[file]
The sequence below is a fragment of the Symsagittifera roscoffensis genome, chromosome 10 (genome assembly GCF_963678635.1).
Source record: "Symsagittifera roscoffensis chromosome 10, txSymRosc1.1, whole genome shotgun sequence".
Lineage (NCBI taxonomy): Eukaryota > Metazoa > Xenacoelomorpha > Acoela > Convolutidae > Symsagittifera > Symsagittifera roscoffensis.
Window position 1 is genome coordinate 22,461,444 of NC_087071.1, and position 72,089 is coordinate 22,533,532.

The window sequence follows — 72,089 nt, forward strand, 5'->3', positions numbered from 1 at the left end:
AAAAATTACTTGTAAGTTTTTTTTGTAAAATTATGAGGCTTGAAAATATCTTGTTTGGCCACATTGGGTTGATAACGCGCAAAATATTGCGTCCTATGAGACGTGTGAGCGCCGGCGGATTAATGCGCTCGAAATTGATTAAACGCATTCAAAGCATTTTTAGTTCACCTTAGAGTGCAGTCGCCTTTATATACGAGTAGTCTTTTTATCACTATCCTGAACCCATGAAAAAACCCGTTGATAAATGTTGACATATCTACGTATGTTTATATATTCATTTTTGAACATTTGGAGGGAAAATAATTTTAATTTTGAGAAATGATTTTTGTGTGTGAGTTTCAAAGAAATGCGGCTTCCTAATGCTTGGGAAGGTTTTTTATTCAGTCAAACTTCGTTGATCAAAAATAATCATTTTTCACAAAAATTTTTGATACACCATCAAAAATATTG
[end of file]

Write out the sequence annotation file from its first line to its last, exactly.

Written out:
The sequence below is a fragment of the Symsagittifera roscoffensis genome, chromosome 10 (genome assembly GCF_963678635.1).
Source record: "Symsagittifera roscoffensis chromosome 10, txSymRosc1.1, whole genome shotgun sequence".
Lineage (NCBI taxonomy): Eukaryota > Metazoa > Xenacoelomorpha > Acoela > Convolutidae > Symsagittifera > Symsagittifera roscoffensis.
Window position 1 is genome coordinate 22,461,444 of NC_087071.1, and position 72,089 is coordinate 22,533,532.

The window sequence follows — 72,089 nt, forward strand, 5'->3', positions numbered from 1 at the left end:
AAAAATTACTTGTAAGTTTTTTTTGTAAAATTATGAGGCTTGAAAATATCTTGTTTGGCCACATTGGGTTGATAACGCGCAAAATATTGCGTCCTATGAGACGTGTGAGCGCCGGCGGATTAATGCGCTCGAAATTGATTAAACGCATTCAAAGCATTTTTAGTTCACCTTAGAGTGCAGTCGCCTTTATATACGAGTAGTCTTTTTATCACTATCCTGAACCCATGAAAAAACCCGTTGATAAATGTTGACATATCTACGTATGTTTATATATTCATTTTTGAACATTTGGAGGGAAAATAATTTTAATTTTGAGAAATGATTTTTGTGTGTGAGTTTCAAAGAAATGCGGCTTCCTAATGCTTGGGAAGGTTTTTTATTCAGTCAAACTTCGTTGATCAAAAATAATCATTTTTCACAAAAATTTTTGATACACCATCAAAAATATTG